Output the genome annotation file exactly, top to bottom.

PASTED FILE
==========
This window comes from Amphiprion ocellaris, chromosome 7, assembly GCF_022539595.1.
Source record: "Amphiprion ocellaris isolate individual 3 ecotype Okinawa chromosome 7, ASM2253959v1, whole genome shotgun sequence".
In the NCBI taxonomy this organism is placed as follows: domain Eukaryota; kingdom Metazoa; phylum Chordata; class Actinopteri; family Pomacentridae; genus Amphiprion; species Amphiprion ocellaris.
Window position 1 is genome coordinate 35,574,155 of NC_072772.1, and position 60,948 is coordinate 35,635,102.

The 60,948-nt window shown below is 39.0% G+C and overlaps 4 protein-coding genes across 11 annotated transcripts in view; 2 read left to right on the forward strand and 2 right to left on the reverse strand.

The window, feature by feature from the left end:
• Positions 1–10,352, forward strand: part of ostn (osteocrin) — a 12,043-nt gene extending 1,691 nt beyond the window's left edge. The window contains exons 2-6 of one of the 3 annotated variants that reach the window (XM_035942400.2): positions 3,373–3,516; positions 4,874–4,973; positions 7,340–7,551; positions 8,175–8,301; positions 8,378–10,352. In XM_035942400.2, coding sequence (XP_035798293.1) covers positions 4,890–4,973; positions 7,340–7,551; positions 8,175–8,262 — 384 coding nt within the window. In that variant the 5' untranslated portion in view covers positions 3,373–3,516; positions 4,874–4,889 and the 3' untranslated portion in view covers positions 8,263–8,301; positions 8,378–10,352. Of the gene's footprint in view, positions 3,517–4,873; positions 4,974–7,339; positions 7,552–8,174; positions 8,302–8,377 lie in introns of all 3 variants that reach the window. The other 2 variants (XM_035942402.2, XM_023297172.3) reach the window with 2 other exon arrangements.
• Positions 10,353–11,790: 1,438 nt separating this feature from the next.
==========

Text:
This window comes from Amphiprion ocellaris, chromosome 7, assembly GCF_022539595.1.
Source record: "Amphiprion ocellaris isolate individual 3 ecotype Okinawa chromosome 7, ASM2253959v1, whole genome shotgun sequence".
In the NCBI taxonomy this organism is placed as follows: domain Eukaryota; kingdom Metazoa; phylum Chordata; class Actinopteri; family Pomacentridae; genus Amphiprion; species Amphiprion ocellaris.
Window position 1 is genome coordinate 35,574,155 of NC_072772.1, and position 60,948 is coordinate 35,635,102.

The 60,948-nt window shown below is 39.0% G+C and overlaps 4 protein-coding genes across 11 annotated transcripts in view; 2 read left to right on the forward strand and 2 right to left on the reverse strand.

The window, feature by feature from the left end:
• Positions 1–10,352, forward strand: part of ostn (osteocrin) — a 12,043-nt gene extending 1,691 nt beyond the window's left edge. The window contains exons 2-6 of one of the 3 annotated variants that reach the window (XM_035942400.2): positions 3,373–3,516; positions 4,874–4,973; positions 7,340–7,551; positions 8,175–8,301; positions 8,378–10,352. In XM_035942400.2, coding sequence (XP_035798293.1) covers positions 4,890–4,973; positions 7,340–7,551; positions 8,175–8,262 — 384 coding nt within the window. In that variant the 5' untranslated portion in view covers positions 3,373–3,516; positions 4,874–4,889 and the 3' untranslated portion in view covers positions 8,263–8,301; positions 8,378–10,352. Of the gene's footprint in view, positions 3,517–4,873; positions 4,974–7,339; positions 7,552–8,174; positions 8,302–8,377 lie in introns of all 3 variants that reach the window. The other 2 variants (XM_035942402.2, XM_023297172.3) reach the window with 2 other exon arrangements.
• Positions 10,353–11,790: 1,438 nt separating this feature from the next.